Basil has been growing so well in my garden this summer and I’ve been making lots of pesto. You can mix pesto in with pasta for a nice meal, but I’ve seen some different ideas for creamier basil sauces and decided to experiment. Sometimes I add extra lemon juice to my pesto for extra lemon flavor, so I thought a lemon-basil sauce would be good to try. It turned out nice and creamy, and it’s great served over whatever type of pasta you like to use. I used penne pasta, but angel hair pasta would be good, too. After putting some of this sauce over your pasta, just sprinkle on some parmesan cheese, add a few cherry tomato slices, a few basil leaves, and you’re all set to enjoy a great meal! This recipe makes about 4 servings.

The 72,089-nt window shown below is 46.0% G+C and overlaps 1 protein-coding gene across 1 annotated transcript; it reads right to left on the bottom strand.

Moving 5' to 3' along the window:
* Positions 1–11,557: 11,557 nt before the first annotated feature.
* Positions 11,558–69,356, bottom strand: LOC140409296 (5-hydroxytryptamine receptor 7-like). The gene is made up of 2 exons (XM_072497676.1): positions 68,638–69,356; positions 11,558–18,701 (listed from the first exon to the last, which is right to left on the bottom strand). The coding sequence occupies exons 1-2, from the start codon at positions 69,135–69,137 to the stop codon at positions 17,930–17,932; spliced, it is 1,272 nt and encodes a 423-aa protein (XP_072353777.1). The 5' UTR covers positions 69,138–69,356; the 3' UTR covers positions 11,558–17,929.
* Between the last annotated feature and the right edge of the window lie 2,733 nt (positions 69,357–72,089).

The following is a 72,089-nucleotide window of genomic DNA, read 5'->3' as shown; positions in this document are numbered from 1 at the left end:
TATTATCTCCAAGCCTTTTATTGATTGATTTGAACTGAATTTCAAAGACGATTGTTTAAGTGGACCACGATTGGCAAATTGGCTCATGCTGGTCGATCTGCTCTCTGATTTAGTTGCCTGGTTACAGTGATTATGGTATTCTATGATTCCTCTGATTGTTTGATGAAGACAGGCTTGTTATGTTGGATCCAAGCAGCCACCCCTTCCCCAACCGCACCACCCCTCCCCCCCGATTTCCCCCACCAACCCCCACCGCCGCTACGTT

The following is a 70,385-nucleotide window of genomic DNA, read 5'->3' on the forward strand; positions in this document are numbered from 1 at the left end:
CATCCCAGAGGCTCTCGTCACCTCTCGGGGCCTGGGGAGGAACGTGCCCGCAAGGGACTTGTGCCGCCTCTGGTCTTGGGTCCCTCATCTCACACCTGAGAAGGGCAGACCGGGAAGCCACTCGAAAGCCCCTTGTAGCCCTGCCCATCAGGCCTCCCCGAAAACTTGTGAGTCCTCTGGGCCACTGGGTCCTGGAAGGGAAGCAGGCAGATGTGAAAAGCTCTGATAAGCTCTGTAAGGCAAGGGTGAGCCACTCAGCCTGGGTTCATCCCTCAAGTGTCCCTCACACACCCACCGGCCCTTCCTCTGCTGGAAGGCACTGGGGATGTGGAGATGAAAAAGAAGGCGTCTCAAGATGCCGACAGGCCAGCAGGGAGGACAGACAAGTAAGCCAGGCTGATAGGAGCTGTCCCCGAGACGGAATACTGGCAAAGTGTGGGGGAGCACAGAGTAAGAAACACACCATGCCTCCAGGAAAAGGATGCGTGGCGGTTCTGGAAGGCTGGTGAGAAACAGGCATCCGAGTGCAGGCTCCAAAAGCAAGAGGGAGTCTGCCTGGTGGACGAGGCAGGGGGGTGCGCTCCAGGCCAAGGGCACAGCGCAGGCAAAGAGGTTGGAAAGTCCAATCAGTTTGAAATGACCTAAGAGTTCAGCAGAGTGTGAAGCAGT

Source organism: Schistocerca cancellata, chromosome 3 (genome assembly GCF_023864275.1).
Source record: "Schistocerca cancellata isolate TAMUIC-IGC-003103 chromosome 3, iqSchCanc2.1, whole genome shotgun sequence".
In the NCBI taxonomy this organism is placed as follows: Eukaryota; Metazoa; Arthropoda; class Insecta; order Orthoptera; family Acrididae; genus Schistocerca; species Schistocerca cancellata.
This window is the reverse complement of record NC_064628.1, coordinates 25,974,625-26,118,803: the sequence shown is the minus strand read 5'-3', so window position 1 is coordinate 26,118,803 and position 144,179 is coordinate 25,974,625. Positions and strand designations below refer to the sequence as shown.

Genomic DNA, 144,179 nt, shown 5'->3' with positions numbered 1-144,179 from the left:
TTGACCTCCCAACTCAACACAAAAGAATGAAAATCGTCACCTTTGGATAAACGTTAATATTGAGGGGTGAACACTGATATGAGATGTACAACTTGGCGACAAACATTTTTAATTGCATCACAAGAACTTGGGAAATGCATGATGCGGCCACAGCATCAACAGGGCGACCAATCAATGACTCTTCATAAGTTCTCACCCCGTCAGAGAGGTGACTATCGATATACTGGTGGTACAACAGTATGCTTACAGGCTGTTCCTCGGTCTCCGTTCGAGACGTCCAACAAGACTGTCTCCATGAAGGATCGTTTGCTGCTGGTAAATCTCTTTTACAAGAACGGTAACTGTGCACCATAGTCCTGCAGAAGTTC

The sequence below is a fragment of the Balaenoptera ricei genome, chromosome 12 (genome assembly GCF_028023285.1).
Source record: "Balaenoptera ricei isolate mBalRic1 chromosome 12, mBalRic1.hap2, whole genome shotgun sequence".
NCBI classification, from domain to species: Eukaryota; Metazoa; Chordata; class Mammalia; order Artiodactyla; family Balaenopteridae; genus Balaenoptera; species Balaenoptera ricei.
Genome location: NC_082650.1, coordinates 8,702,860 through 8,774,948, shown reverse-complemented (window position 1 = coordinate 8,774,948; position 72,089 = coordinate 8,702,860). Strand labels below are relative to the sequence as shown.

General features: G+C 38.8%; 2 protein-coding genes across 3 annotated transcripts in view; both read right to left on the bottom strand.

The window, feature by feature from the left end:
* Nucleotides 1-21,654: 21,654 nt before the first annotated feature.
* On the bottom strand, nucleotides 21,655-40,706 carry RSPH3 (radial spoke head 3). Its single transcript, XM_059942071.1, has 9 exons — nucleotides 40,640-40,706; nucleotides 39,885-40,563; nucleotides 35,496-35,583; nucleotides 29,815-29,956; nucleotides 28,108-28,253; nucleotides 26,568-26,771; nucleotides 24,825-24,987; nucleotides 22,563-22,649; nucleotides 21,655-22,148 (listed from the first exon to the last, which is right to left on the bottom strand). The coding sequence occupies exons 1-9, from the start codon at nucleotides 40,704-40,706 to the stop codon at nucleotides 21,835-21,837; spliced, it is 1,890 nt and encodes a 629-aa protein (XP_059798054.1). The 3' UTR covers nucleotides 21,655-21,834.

• 1 (13.25 -ounce) package of your favorite pasta (I used whole grain penne)
  • 3 cups well-packed fresh basil leaves
  • 1-2 cloves garlic
  • 1/2 cup olive oil
  • 1/3-1/2 cup lemon juice
  • 1/3-1/2 cup pine nuts (or walnuts)
  • 1/2 cup shredded Parmesan cheese
  • 1/3-1/2 cup ricotta cheese
  • 1/2-1 tsp. salt, or to taste
  • extra shredded parmesan cheese for garnish
  • 4 cherry tomatoes (or small regular tomatoes), sliced, for garnish
  • basil leaves for garnish (optional)

Prepare pasta according to package directions. In blender, add basil, garlic, olive oil, lemon juice, nuts, parmesan cheese, ricotta cheese, and salt; puree ingredients until smooth. (NOTE: the sauce is not cooked, so it won’t be warm, but you can remove the sauce from your blender and put in a microwaveable container to heat it before spooning over pasta if you want. I just used it right from the blender without heating it.)

Divide pasta onto 4 serving plates and spoon the creamy lemon-basil sauce equally on the 4 portions. Sprinkle each serving with parmesan cheese and top with tomato slices. If desired, garnish with additional basil leaves. (Note: If you like a lot of sauce with your pasta, you may want to double the recipe, or make an extra half portion).